Long-term care providers, hospitals successfully partner to reduce rehospitalizations

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Hospitals slap the government with lawsuits over 'two-midnight' policy to reduce observation stays
Hospitals slap the government with lawsuits over 'two-midnight' policy to reduce observation stays

Long-term care facilities that coordinate with other healthcare providers play a vital role in reducing rehospitalizations among Medicare beneficiaries, according to a study published January 23 in The Journal of the American Medical Association.

The report – “Association Between Quality Improvement for Care Transitions in Communities and Rehospitalizations Among Medicare Beneficiaries” – comes as no surprise to LTC providers, who have been increasingly pushed to partner with their acute care cohorts. Researchers funded by the Centers for Medicare & Medicaid Services (CMS) studied 14 communities where hospitals, nursing homes, hospices and other providers collaborated to reduce rehospitalizations by improving care transitions. The healthcare organizations worked with CMS-contracted Quality Improvement Organizations (QIOs), which advised on healthcare best practices during the 2009-2010 study period.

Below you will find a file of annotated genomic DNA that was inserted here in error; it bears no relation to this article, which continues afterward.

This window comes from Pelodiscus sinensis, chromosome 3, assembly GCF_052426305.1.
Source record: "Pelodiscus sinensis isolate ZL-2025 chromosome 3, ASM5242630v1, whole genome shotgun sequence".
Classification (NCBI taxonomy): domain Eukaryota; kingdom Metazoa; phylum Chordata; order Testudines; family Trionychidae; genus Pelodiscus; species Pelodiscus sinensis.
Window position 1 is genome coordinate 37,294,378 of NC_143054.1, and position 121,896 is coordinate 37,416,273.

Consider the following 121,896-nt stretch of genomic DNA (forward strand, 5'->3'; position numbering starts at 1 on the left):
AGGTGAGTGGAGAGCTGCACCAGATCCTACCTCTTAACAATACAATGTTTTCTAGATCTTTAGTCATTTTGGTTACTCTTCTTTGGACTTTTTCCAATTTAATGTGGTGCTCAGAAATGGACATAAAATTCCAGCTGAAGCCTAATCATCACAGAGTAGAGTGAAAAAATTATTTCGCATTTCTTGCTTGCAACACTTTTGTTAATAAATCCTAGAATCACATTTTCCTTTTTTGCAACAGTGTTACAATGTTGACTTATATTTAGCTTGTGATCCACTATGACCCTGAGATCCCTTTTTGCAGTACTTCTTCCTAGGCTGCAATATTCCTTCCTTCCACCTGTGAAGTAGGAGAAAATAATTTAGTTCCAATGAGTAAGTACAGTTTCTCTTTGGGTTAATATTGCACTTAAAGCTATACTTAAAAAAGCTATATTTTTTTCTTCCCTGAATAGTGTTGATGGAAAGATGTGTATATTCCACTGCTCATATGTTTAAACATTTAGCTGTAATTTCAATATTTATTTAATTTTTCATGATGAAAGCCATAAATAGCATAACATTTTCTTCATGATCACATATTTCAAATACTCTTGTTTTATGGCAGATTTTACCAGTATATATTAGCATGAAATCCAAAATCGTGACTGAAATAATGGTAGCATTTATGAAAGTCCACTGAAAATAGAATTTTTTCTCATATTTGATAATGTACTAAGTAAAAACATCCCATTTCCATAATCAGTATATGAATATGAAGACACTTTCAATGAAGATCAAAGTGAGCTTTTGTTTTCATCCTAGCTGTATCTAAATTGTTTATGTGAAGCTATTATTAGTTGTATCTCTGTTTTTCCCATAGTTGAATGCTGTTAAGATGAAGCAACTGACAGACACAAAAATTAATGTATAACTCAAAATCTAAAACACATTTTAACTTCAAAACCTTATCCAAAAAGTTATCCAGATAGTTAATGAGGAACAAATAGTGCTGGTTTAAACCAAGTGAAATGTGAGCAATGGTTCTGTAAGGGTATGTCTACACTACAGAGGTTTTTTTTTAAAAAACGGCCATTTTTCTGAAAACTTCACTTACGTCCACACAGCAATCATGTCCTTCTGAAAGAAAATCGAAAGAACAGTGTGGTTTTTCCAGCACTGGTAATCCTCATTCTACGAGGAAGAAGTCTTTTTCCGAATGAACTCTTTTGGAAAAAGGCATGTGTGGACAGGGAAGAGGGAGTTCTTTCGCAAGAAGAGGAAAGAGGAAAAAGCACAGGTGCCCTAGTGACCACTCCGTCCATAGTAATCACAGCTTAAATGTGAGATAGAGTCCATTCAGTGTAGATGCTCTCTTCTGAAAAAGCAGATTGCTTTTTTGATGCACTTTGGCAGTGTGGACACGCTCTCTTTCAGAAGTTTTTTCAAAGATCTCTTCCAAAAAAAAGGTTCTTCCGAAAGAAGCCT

The 14 communities saw a 5.7% mean reduction in readmissions within 30 days of discharge per 1,000 Medicare beneficiaries. This was more than double the 2.05% mean reduction in communities where care providers were not working with QIOs to lower readmissions.

In 10 of the 14 targeted communities, nursing homes implemented the Interventions to Reduce Acute Care Transfers (INTERACT) model, according to researchers. INTERACT includes tools such as checklists of information that should be shared when a long-term care resident goes to or returns from a hospital.

Reducing rehospitalization rates is a pressing fiscal as well as patient care issue: Hospitals with excess readmissions, as defined by the Affordable Care Act, face Medicare payment penalties.

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